5 Healthy habits to start this New Year
New Year’s resolutions typically center around eating better and losing weight, but what about your mental health and stability? Focus on becoming an even better version of you this New Year by starting these five healthy habits.
5 Healthy habits to start in 2011
Keep an open mind
Think you have it all figured out? Think again. Gabrielle Bernstein, speaker, life coach and author of Add More ~ing To Your Life discusses how your mindset can affect your mood. "Pay attention to the negative thoughts you replay in your mind," she said. "Recognize how these thoughts lower your energy and overall life experience. Begin a practice of changing your mind by saying, 'I'm willing to see this differently.' This slight willingness will guide you to a new perception."
Learn to forgive
Holding a grudge is bad for your health. "Holding onto resentment keeps you stuck in the past and affects your state of mind in negative ways," Bernstein said. "Angry feelings weaken your thoughts, energy and physical well-being. When you forgive, you release negativity and open a place where happiness can come back into your life."
Next time you feel overwhelmed and frustrated, take a minute to put things in perspective. No matter what your situation, it could always be worse. Choose to be grateful for your health, your home and your loved ones. Bernstein recommends making a gratitude list and reading it every morning for 30 days. "Focusing on gratitude activates an overarching sense of happiness and inner peace," she said. Check out this article for more ways to achieve optimal health and wellness this New Year.
Take a step back
As moms, wives, daughters, sisters and friends, we lead hectic lives. Start the healthy habit of reflecting on yourself and your goals to achieve inner peace. This New Year, Caroline Adams Miller, MAPP, professional coach and author of Creating Your Best Life: The Ultimate Life List Guide recommends women ask themselves what they'll regret not pursuing in the coming year. "These goals should be 'self-authored' or 'intrinsic,' as opposed to goals that are adopted because you 'should' have them, or because they're easy to accomplish."
According to Miller, studies show that women are more unhappy than men for the first time in history. She believes that's due to the fact that few women stop and assess their goals. "It's been found that lack of pursuit and accomplishment of meaningful goals by your mid-40s is a sure ticket to regret and low mood," she said. Click here for more ideas on how to love yourself inside and out.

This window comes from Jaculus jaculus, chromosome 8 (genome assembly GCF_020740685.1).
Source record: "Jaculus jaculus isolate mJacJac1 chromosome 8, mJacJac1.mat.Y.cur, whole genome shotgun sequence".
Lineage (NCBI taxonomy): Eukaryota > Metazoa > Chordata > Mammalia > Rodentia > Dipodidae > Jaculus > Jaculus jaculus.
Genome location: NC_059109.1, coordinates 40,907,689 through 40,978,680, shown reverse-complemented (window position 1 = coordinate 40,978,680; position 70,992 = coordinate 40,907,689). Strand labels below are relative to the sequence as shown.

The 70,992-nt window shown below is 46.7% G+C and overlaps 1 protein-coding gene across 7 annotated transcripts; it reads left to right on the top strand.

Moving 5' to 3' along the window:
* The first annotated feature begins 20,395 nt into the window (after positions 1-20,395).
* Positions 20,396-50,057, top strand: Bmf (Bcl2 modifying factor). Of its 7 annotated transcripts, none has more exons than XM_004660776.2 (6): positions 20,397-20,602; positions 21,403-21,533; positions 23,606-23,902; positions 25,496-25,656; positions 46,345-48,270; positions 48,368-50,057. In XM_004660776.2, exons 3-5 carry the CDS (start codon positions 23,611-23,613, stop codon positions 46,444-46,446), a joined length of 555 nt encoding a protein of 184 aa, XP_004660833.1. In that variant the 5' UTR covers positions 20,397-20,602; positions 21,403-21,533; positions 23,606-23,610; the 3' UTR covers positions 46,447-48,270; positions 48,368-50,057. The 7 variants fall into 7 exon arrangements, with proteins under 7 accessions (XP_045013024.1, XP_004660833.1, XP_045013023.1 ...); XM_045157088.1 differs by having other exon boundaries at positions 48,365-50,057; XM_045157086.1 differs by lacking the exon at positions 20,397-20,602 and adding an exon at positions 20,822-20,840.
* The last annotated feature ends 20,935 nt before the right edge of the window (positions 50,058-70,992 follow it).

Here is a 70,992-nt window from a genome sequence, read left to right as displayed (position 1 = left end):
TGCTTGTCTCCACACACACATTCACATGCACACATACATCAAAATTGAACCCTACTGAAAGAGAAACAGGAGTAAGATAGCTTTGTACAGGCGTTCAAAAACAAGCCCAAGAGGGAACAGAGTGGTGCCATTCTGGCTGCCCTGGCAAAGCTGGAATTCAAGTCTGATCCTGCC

Get with the girls
Between chauffeuring the kids to school, working and maintaining a household, most women aren't left with much extra time for their girlfriends. According to Miller, that needs to change. "All women should be in a 'mastermind' group of proactive, positive women who meet regularly to share support, ideas and success," she said. "The 'tend and befriend' research from UCLA has found that women actually need other women on a biological level to feel connected and competent, and if you rigorously select a group that intends to help each other, you vastly increase your chances of success."
How to make a healthy habit change
When it comes to making life changes, it's easier said than done. Miller suggests keeping these simple tips in mind as you begin making healthy habit changes in your life:
Set one self-regulation goal at a time
"Willpower is a finite personal resource that is used up by the end of the day. Therefore, goals involving willpower should be pursued early in the day, and everything you have should go towards that goal," Miller said.
Surround yourself with support
"Cut out the people who aren't supportive of your change, and whose behavior will be contagious in the wrong way," Miller said. "Research by Christakis and Fowler has found that some behaviors are contagious, such as being happy, becoming obese and quitting smoking."
Work it out
"Exercise is always helpful in creating behavior change because energy begets more energy, and the self-discipline that carries over from pursuing any type of regular exercise plan will assist you in making other changes, too," said Miller. For more tips on getting back on the healthy-living track, check out this article.
Making behavioral changes can bring up a lot of funky feelings. To help you adjust during times of transition, check out Gabrielle Bernstein's site, HerFuture.com. Create positive connections with like-minded women while discussing anything from clearing financial fear to overcoming food addiction.